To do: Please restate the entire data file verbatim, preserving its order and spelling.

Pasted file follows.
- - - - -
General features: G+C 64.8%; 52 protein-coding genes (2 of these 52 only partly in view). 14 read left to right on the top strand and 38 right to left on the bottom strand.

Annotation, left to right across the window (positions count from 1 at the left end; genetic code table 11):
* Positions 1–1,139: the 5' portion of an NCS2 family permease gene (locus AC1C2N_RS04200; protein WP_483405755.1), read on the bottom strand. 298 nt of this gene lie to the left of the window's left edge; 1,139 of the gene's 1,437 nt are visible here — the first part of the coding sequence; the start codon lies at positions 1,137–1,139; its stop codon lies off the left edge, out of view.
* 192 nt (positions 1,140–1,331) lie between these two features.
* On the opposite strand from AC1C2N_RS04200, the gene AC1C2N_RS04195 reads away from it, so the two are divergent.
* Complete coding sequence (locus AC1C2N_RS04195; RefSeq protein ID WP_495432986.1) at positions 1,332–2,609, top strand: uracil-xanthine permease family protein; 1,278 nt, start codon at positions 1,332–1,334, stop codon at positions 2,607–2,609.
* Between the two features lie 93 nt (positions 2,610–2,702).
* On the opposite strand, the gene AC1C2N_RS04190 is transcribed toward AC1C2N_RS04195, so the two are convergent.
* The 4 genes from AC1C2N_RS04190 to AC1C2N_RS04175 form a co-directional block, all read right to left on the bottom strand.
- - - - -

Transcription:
General features: G+C 64.8%; 52 protein-coding genes (2 of these 52 only partly in view). 14 read left to right on the top strand and 38 right to left on the bottom strand.

Annotation, left to right across the window (positions count from 1 at the left end; genetic code table 11):
* Positions 1–1,139: the 5' portion of an NCS2 family permease gene (locus AC1C2N_RS04200; protein WP_483405755.1), read on the bottom strand. 298 nt of this gene lie to the left of the window's left edge; 1,139 of the gene's 1,437 nt are visible here — the first part of the coding sequence; the start codon lies at positions 1,137–1,139; its stop codon lies off the left edge, out of view.
* 192 nt (positions 1,140–1,331) lie between these two features.
* On the opposite strand from AC1C2N_RS04200, the gene AC1C2N_RS04195 reads away from it, so the two are divergent.
* Complete coding sequence (locus AC1C2N_RS04195; RefSeq protein ID WP_495432986.1) at positions 1,332–2,609, top strand: uracil-xanthine permease family protein; 1,278 nt, start codon at positions 1,332–1,334, stop codon at positions 2,607–2,609.
* Between the two features lie 93 nt (positions 2,610–2,702).
* On the opposite strand, the gene AC1C2N_RS04190 is transcribed toward AC1C2N_RS04195, so the two are convergent.
* The 4 genes from AC1C2N_RS04190 to AC1C2N_RS04175 form a co-directional block, all read right to left on the bottom strand.